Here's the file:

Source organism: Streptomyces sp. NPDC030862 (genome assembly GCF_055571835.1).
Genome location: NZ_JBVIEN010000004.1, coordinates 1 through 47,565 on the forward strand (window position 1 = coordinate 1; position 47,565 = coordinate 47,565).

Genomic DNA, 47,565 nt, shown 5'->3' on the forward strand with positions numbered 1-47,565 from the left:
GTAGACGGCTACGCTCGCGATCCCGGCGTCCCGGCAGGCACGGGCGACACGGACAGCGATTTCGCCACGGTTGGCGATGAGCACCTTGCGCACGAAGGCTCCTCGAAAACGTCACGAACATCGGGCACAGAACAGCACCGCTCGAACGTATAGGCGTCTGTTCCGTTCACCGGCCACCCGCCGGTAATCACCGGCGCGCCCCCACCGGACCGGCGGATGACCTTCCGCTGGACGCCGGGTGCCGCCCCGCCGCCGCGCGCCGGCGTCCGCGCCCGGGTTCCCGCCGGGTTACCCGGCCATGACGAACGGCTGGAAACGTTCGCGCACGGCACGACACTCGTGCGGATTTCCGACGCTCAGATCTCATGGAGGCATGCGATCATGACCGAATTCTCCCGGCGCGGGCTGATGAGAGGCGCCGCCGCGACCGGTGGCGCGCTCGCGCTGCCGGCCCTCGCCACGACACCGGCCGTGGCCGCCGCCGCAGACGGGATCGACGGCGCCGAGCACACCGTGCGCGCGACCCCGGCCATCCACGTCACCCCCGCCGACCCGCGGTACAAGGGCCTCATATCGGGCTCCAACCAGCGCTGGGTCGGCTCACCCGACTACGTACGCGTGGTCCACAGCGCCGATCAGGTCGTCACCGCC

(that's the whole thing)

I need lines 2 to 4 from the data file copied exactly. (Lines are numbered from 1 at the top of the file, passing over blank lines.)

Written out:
Genome location: NZ_JBVIEN010000004.1, coordinates 1 through 47,565 on the forward strand (window position 1 = coordinate 1; position 47,565 = coordinate 47,565).

Genomic DNA, 47,565 nt, shown 5'->3' on the forward strand with positions numbered 1-47,565 from the left:
GTAGACGGCTACGCTCGCGATCCCGGCGTCCCGGCAGGCACGGGCGACACGGACAGCGATTTCGCCACGGTTGGCGATGAGCACCTTGCGCACGAAGGCTCCTCGAAAACGTCACGAACATCGGGCACAGAACAGCACCGCTCGAACGTATAGGCGTCTGTTCCGTTCACCGGCCACCCGCCGGTAATCACCGGCGCGCCCCCACCGGACCGGCGGATGACCTTCCGCTGGACGCCGGGTGCCGCCCCGCCGCCGCGCGCCGGCGTCCGCGCCCGGGTTCCCGCCGGGTTACCCGGCCATGACGAACGGCTGGAAACGTTCGCGCACGGCACGACACTCGTGCGGATTTCCGACGCTCAGATCTCATGGAGGCATGCGATCATGACCGAATTCTCCCGGCGCGGGCTGATGAGAGGCGCCGCCGCGACCGGTGGCGCGCTCGCGCTGCCGGCCCTCGCCACGACACCGGCCGTGGCCGCCGCCGCAGACGGGATCGACGGCGCCGAGCACACCGTGCGCGCGACCCCGGCCATCCACGTCACCCCCGCCGACCCGCGGTACAAGGGCCTCATATCGGGCTCCAACCAGCGCTGGGTCGGCTCACCCGACTACGTACGCGTGGTCCACAGCGCCGATCAGGTCGTCACCGCC